Autumn is truly underway, the days and nights are getting noticeably colder and winter is almost here. Most of us have already had a few evenings in front of the fireplace or snuggled up with a good movie while the heater was on for the first time in over 6 months.
As nice as summer was, the colder days always seem to come as a little shock and Australians instinctively turn to cranking up the heating. To avoid a big shock when the electricity or gas bill arrives, it’s important to know how to heat your whole house in an energy efficient way, saving you money every day.
How to Heat
Here’s a few handy tips that’ll help you save money on your energy bills, including how to heat and which appliances to use.
Invest in the right aircon upfront
Some air conditioners are more energy efficient than others. If you want to save money in the long run, you should go for a reverse-cycle split system air conditioner, and pay close attention to energy star ratings. They might cost a bit more, but the investment will be worth it in the long-term!
Use the right settings
Are you at work most of the weekdays? You don’t want to have any heaters running during that time. No need to pay money to heat an empty house. Depending on your heating method, you can program your appliance so it only comes on half an hour before you get up, and automatically turns off by the time you leave the house. You can also set the temperature to a lower degree, 21 degrees celsius are generally perfectly fine to feel comfortable in a house.
Get a Portable Heater
If you find yourself only using some of your rooms during the week (e.g. you’re usually in the living room after work and then go to sleep in your bedroom), it can make a big difference to invest in a portable heater. This allows you to move it to whichever room you need to heat at the time, rather than heating your whole house.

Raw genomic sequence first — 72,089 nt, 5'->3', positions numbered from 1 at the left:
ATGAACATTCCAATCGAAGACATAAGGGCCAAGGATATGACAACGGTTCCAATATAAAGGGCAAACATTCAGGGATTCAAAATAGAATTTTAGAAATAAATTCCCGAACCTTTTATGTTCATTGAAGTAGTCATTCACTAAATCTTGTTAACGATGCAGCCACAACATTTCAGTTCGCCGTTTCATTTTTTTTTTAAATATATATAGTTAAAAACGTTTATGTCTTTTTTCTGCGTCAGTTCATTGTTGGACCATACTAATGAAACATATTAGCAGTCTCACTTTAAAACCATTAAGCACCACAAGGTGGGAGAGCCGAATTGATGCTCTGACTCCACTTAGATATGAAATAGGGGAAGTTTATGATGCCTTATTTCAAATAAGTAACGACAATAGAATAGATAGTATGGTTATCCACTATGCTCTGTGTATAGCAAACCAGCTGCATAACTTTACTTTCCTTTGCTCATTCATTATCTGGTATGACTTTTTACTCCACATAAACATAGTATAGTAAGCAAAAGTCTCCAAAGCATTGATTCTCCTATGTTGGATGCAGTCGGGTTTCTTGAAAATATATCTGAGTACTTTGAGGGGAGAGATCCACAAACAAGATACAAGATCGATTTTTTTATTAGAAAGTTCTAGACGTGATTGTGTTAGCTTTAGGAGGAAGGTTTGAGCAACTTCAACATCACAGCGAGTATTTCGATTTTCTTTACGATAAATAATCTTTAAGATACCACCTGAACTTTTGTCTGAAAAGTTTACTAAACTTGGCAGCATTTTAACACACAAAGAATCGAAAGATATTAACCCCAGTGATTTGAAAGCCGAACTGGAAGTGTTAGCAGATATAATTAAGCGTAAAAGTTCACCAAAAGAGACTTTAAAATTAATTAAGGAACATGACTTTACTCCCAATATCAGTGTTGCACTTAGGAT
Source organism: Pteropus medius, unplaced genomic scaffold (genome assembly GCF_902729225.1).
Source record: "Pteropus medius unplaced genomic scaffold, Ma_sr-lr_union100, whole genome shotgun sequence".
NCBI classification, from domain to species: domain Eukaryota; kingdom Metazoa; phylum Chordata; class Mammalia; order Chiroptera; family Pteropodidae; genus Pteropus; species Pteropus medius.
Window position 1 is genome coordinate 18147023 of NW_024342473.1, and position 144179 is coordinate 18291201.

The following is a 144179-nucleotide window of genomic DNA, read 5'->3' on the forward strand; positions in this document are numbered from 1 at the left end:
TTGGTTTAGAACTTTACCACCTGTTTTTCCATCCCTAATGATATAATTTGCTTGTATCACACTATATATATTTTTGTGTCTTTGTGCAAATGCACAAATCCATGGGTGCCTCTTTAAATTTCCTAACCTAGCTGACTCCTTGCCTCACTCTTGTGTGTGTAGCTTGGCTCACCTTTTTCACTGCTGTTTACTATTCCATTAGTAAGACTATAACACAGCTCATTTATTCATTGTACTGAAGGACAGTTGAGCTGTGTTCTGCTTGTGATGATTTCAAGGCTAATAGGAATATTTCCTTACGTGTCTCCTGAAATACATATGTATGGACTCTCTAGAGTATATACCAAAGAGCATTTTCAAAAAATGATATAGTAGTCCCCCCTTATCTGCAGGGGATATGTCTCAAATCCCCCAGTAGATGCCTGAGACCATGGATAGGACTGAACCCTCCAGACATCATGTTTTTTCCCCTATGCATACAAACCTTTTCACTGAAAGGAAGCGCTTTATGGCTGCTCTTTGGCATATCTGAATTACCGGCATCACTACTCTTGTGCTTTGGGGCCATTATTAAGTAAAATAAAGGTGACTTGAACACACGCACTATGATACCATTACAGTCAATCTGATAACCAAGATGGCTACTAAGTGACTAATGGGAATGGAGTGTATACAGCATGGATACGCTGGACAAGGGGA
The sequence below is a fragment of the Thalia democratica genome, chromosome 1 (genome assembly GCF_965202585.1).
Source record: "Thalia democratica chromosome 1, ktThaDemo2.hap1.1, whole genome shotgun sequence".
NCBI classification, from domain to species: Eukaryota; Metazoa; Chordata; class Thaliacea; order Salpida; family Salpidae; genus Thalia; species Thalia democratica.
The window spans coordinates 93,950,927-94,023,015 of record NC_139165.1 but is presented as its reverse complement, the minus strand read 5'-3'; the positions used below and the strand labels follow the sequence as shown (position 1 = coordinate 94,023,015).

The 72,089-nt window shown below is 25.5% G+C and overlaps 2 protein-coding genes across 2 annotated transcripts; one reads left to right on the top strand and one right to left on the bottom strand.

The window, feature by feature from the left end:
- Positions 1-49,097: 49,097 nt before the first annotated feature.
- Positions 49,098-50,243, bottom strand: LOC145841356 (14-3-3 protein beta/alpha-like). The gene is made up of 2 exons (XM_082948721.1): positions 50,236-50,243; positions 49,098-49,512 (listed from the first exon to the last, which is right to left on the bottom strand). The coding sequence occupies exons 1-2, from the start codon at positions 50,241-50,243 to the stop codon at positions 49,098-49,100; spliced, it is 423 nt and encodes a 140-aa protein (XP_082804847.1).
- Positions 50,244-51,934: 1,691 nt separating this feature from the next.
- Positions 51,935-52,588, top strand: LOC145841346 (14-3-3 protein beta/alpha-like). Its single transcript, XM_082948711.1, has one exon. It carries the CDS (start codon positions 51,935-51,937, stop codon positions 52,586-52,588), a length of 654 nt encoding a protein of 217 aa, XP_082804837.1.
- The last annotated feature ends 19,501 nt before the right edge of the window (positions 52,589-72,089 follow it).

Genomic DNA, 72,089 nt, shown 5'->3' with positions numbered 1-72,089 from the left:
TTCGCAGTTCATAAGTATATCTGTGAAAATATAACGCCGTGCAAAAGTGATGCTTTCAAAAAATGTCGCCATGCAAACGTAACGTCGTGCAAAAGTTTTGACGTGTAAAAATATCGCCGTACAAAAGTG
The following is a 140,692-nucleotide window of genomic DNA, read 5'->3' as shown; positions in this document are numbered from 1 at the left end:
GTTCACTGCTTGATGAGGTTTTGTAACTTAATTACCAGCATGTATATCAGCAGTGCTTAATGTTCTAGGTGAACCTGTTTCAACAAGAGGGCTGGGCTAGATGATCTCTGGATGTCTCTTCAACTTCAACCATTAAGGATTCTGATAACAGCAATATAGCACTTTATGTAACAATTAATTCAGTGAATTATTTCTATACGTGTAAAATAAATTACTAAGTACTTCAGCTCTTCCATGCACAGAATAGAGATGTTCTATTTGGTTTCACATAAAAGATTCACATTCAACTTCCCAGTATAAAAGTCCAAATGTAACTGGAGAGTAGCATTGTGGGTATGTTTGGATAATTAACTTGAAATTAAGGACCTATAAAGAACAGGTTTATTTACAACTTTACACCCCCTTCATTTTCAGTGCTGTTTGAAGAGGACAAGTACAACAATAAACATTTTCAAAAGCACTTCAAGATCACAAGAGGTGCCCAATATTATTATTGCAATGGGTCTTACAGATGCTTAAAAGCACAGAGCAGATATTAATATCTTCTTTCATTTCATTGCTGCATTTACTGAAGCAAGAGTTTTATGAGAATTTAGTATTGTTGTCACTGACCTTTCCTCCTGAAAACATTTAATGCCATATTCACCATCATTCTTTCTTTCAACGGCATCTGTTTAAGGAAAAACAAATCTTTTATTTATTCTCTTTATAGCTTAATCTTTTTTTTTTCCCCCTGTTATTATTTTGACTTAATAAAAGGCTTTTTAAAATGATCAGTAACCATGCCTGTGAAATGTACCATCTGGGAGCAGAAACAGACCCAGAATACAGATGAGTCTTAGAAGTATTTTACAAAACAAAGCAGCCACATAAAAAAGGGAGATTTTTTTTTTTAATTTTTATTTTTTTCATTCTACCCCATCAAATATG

Use a heated throw instead of the aircon
Most people find an electric blanket is more than enough for the bedroom as they sleep better in a colder climate that doesn’t dry out their sinuses. But that’s not the only way to use them – a heated throw is also great for lounging in front of the TV. It will use less energy than an air conditioner or heater because it heats through built-in wires, and once heated the warmth is trapped under it, so you usually only need to heat it for 10-30 minutes to get warm!
No matter how well insulated your home is or if you recently installed triple glazed windows, if your home is draughty, you will have problems keeping the heat inside, essentially paying to heat the outdoors too.
Did you know you can save up to 25% of your energy bills by ensuring no hot air can leak out through gaps or cracks in your house? Taking these few steps is a very cost-effective and easy way to heat your home more efficiently:
Seal Gaps & Cracks
Check around doors and windows for any draughts coming through. A candle flame can make it easier to notice smaller cracks – but make sure to keep it far away from anything flammable like curtains or window decoration. After you found cracks, fill them with either caulk (for smaller cracks) or expanding foam (for bigger gaps).
Most doors, especially in older houses, have a large gap between floor and the base of the door. Avoid hot air leaking out and cold air creeping in by either attaching a bristle strip or a commonly used fabric roll (we like to call them “fabric sausage” and recently found one in the shape of a sausage dog – perfect for the kid’s room!).
If you sealed all cracks and put draught stoppers under all doors and yet it still feels quite chilly in your home, you might want to invest in some heavy curtains. Floor-length curtains that touch the walls on either side of the window are ideal to prevent hot air from escaping through single glazed windows. Just make sure you remember to open these windows every now and then to prevent mould from growing.